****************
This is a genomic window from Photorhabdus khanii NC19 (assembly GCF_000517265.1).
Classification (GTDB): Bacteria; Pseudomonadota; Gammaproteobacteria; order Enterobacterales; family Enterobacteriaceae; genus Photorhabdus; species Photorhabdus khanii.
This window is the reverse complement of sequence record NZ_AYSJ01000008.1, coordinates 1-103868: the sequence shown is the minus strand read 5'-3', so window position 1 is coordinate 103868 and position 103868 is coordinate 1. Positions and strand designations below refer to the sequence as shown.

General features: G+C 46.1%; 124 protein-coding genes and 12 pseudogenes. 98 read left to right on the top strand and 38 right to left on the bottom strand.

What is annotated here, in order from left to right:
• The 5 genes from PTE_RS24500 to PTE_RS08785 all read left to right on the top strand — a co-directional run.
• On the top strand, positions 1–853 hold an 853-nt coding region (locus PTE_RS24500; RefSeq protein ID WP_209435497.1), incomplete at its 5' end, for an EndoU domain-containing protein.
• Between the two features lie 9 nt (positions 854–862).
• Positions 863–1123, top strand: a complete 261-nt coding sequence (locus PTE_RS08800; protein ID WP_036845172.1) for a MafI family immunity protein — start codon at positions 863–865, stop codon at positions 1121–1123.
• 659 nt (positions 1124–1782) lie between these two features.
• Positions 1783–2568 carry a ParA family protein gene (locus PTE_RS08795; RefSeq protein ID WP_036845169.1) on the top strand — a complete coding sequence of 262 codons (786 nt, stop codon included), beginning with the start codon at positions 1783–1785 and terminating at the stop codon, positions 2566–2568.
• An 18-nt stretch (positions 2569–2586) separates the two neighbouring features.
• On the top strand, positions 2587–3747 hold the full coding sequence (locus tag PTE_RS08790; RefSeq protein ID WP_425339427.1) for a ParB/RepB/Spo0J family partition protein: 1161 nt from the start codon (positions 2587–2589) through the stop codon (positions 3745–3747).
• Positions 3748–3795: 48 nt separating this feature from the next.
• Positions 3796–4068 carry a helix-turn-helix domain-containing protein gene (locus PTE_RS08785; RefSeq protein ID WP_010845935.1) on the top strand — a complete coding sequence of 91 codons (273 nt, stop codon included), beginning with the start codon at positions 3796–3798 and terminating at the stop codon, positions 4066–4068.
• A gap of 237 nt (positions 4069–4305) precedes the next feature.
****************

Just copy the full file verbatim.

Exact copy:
This is a genomic window from Photorhabdus khanii NC19 (assembly GCF_000517265.1).
Classification (GTDB): Bacteria; Pseudomonadota; Gammaproteobacteria; order Enterobacterales; family Enterobacteriaceae; genus Photorhabdus; species Photorhabdus khanii.
This window is the reverse complement of sequence record NZ_AYSJ01000008.1, coordinates 1-103868: the sequence shown is the minus strand read 5'-3', so window position 1 is coordinate 103868 and position 103868 is coordinate 1. Positions and strand designations below refer to the sequence as shown.

General features: G+C 46.1%; 124 protein-coding genes and 12 pseudogenes. 98 read left to right on the top strand and 38 right to left on the bottom strand.

What is annotated here, in order from left to right:
• The 5 genes from PTE_RS24500 to PTE_RS08785 all read left to right on the top strand — a co-directional run.
• On the top strand, positions 1–853 hold an 853-nt coding region (locus PTE_RS24500; RefSeq protein ID WP_209435497.1), incomplete at its 5' end, for an EndoU domain-containing protein.
• Between the two features lie 9 nt (positions 854–862).
• Positions 863–1123, top strand: a complete 261-nt coding sequence (locus PTE_RS08800; protein ID WP_036845172.1) for a MafI family immunity protein — start codon at positions 863–865, stop codon at positions 1121–1123.
• 659 nt (positions 1124–1782) lie between these two features.
• Positions 1783–2568 carry a ParA family protein gene (locus PTE_RS08795; RefSeq protein ID WP_036845169.1) on the top strand — a complete coding sequence of 262 codons (786 nt, stop codon included), beginning with the start codon at positions 1783–1785 and terminating at the stop codon, positions 2566–2568.
• An 18-nt stretch (positions 2569–2586) separates the two neighbouring features.
• On the top strand, positions 2587–3747 hold the full coding sequence (locus tag PTE_RS08790; RefSeq protein ID WP_425339427.1) for a ParB/RepB/Spo0J family partition protein: 1161 nt from the start codon (positions 2587–2589) through the stop codon (positions 3745–3747).
• Positions 3748–3795: 48 nt separating this feature from the next.
• Positions 3796–4068 carry a helix-turn-helix domain-containing protein gene (locus PTE_RS08785; RefSeq protein ID WP_010845935.1) on the top strand — a complete coding sequence of 91 codons (273 nt, stop codon included), beginning with the start codon at positions 3796–3798 and terminating at the stop codon, positions 4066–4068.
• A gap of 237 nt (positions 4069–4305) precedes the next feature.